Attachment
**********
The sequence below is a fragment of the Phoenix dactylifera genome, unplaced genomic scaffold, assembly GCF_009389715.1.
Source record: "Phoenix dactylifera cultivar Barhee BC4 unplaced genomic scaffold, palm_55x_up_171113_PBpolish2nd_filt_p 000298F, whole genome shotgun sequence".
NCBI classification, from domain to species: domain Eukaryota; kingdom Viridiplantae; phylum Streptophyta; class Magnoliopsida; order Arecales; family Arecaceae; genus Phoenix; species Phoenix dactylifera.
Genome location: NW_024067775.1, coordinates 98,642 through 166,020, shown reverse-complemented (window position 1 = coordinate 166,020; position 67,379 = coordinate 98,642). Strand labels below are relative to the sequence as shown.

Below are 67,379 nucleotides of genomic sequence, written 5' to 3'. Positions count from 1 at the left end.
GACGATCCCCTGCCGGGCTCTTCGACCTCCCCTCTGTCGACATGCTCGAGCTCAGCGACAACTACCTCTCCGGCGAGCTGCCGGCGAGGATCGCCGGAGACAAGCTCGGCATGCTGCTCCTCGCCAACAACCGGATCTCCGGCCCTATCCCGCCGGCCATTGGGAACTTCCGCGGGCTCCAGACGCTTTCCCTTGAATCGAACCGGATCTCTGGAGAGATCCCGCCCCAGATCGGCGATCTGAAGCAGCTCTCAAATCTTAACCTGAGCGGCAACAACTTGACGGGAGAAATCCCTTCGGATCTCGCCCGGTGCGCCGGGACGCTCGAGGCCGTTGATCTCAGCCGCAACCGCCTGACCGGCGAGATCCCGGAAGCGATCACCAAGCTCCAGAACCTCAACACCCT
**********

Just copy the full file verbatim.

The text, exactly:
The sequence below is a fragment of the Phoenix dactylifera genome, unplaced genomic scaffold, assembly GCF_009389715.1.
Source record: "Phoenix dactylifera cultivar Barhee BC4 unplaced genomic scaffold, palm_55x_up_171113_PBpolish2nd_filt_p 000298F, whole genome shotgun sequence".
NCBI classification, from domain to species: domain Eukaryota; kingdom Viridiplantae; phylum Streptophyta; class Magnoliopsida; order Arecales; family Arecaceae; genus Phoenix; species Phoenix dactylifera.
Genome location: NW_024067775.1, coordinates 98,642 through 166,020, shown reverse-complemented (window position 1 = coordinate 166,020; position 67,379 = coordinate 98,642). Strand labels below are relative to the sequence as shown.

Below are 67,379 nucleotides of genomic sequence, written 5' to 3'. Positions count from 1 at the left end.
GACGATCCCCTGCCGGGCTCTTCGACCTCCCCTCTGTCGACATGCTCGAGCTCAGCGACAACTACCTCTCCGGCGAGCTGCCGGCGAGGATCGCCGGAGACAAGCTCGGCATGCTGCTCCTCGCCAACAACCGGATCTCCGGCCCTATCCCGCCGGCCATTGGGAACTTCCGCGGGCTCCAGACGCTTTCCCTTGAATCGAACCGGATCTCTGGAGAGATCCCGCCCCAGATCGGCGATCTGAAGCAGCTCTCAAATCTTAACCTGAGCGGCAACAACTTGACGGGAGAAATCCCTTCGGATCTCGCCCGGTGCGCCGGGACGCTCGAGGCCGTTGATCTCAGCCGCAACCGCCTGACCGGCGAGATCCCGGAAGCGATCACCAAGCTCCAGAACCTCAACACCCT